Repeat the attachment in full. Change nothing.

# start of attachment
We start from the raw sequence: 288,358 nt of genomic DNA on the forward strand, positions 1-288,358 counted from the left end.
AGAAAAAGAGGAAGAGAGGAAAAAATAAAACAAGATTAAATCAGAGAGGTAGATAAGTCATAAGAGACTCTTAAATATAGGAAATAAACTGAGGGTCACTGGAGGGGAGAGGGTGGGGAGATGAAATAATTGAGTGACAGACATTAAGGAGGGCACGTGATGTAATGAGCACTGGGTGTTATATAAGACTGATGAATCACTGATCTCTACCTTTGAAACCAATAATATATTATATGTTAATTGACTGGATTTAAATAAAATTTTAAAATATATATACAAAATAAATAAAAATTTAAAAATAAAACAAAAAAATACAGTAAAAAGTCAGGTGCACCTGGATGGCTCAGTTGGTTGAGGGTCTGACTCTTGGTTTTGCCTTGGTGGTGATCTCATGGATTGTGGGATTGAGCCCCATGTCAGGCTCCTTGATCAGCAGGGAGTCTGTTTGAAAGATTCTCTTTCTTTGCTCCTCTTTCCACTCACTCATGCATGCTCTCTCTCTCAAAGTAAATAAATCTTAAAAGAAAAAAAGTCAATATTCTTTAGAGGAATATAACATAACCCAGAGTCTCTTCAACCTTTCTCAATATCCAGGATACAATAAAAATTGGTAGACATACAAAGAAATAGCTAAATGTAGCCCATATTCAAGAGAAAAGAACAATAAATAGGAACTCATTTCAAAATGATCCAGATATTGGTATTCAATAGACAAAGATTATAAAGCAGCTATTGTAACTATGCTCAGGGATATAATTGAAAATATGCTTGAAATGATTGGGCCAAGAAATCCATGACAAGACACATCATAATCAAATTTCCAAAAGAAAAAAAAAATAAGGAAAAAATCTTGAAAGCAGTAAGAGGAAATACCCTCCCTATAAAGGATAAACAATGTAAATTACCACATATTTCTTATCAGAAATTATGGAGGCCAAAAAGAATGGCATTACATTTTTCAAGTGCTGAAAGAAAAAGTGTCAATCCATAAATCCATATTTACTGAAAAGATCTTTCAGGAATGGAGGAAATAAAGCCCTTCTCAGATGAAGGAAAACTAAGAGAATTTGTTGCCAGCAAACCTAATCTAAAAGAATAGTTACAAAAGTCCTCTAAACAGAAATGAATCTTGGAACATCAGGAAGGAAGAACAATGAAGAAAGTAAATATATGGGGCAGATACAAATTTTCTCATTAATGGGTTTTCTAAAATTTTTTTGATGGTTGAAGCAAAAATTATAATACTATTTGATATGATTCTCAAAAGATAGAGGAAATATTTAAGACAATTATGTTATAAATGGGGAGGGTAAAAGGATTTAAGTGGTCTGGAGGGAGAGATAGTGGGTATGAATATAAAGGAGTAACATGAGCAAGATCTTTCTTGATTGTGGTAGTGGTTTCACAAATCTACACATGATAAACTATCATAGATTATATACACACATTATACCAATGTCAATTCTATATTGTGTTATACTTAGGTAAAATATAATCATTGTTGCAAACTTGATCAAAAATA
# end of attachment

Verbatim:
We start from the raw sequence: 288,358 nt of genomic DNA on the forward strand, positions 1-288,358 counted from the left end.
AGAAAAAGAGGAAGAGAGGAAAAAATAAAACAAGATTAAATCAGAGAGGTAGATAAGTCATAAGAGACTCTTAAATATAGGAAATAAACTGAGGGTCACTGGAGGGGAGAGGGTGGGGAGATGAAATAATTGAGTGACAGACATTAAGGAGGGCACGTGATGTAATGAGCACTGGGTGTTATATAAGACTGATGAATCACTGATCTCTACCTTTGAAACCAATAATATATTATATGTTAATTGACTGGATTTAAATAAAATTTTAAAATATATATACAAAATAAATAAAAATTTAAAAATAAAACAAAAAAATACAGTAAAAAGTCAGGTGCACCTGGATGGCTCAGTTGGTTGAGGGTCTGACTCTTGGTTTTGCCTTGGTGGTGATCTCATGGATTGTGGGATTGAGCCCCATGTCAGGCTCCTTGATCAGCAGGGAGTCTGTTTGAAAGATTCTCTTTCTTTGCTCCTCTTTCCACTCACTCATGCATGCTCTCTCTCTCAAAGTAAATAAATCTTAAAAGAAAAAAAGTCAATATTCTTTAGAGGAATATAACATAACCCAGAGTCTCTTCAACCTTTCTCAATATCCAGGATACAATAAAAATTGGTAGACATACAAAGAAATAGCTAAATGTAGCCCATATTCAAGAGAAAAGAACAATAAATAGGAACTCATTTCAAAATGATCCAGATATTGGTATTCAATAGACAAAGATTATAAAGCAGCTATTGTAACTATGCTCAGGGATATAATTGAAAATATGCTTGAAATGATTGGGCCAAGAAATCCATGACAAGACACATCATAATCAAATTTCCAAAAGAAAAAAAAAATAAGGAAAAAATCTTGAAAGCAGTAAGAGGAAATACCCTCCCTATAAAGGATAAACAATGTAAATTACCACATATTTCTTATCAGAAATTATGGAGGCCAAAAAGAATGGCATTACATTTTTCAAGTGCTGAAAGAAAAAGTGTCAATCCATAAATCCATATTTACTGAAAAGATCTTTCAGGAATGGAGGAAATAAAGCCCTTCTCAGATGAAGGAAAACTAAGAGAATTTGTTGCCAGCAAACCTAATCTAAAAGAATAGTTACAAAAGTCCTCTAAACAGAAATGAATCTTGGAACATCAGGAAGGAAGAACAATGAAGAAAGTAAATATATGGGGCAGATACAAATTTTCTCATTAATGGGTTTTCTAAAATTTTTTTGATGGTTGAAGCAAAAATTATAATACTATTTGATATGATTCTCAAAAGATAGAGGAAATATTTAAGACAATTATGTTATAAATGGGGAGGGTAAAAGGATTTAAGTGGTCTGGAGGGAGAGATAGTGGGTATGAATATAAAGGAGTAACATGAGCAAGATCTTTCTTGATTGTGGTAGTGGTTTCACAAATCTACACATGATAAACTATCATAGATTATATACACACATTATACCAATGTCAATTCTATATTGTGTTATACTTAGGTAAAATATAATCATTGTTGCAAACTTGATCAAAAATA